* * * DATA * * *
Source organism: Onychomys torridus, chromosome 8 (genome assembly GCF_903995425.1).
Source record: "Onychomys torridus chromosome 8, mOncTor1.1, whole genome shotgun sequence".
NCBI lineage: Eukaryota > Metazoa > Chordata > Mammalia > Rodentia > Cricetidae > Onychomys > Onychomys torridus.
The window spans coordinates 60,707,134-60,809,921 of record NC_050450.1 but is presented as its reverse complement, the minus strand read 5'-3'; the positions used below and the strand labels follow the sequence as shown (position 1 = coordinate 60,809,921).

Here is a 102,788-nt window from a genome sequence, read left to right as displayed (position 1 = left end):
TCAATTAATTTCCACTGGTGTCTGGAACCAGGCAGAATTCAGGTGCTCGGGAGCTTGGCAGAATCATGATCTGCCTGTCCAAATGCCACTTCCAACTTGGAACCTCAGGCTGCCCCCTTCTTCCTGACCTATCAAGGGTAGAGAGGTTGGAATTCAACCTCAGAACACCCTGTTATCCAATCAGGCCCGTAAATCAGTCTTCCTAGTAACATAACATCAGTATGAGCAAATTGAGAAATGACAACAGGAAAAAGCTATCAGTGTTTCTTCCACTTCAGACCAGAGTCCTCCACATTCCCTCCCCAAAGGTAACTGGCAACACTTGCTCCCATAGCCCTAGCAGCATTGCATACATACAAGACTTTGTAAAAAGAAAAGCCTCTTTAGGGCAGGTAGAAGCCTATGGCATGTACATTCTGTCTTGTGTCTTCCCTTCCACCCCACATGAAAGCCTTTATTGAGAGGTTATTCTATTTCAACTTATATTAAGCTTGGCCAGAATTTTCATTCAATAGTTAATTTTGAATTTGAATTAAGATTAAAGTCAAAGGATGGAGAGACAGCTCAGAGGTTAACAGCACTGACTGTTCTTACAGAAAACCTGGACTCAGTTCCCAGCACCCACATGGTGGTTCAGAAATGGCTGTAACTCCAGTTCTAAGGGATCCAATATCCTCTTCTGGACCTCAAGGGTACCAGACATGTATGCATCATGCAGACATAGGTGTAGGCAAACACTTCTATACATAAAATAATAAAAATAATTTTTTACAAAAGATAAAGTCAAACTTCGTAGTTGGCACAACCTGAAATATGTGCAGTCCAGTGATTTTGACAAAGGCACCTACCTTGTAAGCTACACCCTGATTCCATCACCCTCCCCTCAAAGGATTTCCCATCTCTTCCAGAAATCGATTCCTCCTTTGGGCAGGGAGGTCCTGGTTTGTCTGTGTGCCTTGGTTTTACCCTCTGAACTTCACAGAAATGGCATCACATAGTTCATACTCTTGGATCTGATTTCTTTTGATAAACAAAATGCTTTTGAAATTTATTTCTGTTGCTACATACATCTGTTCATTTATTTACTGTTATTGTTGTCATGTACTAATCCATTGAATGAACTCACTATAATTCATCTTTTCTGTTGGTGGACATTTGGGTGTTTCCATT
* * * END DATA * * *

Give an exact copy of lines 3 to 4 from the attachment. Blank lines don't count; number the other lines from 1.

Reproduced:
NCBI lineage: Eukaryota > Metazoa > Chordata > Mammalia > Rodentia > Cricetidae > Onychomys > Onychomys torridus.
The window spans coordinates 60,707,134-60,809,921 of record NC_050450.1 but is presented as its reverse complement, the minus strand read 5'-3'; the positions used below and the strand labels follow the sequence as shown (position 1 = coordinate 60,809,921).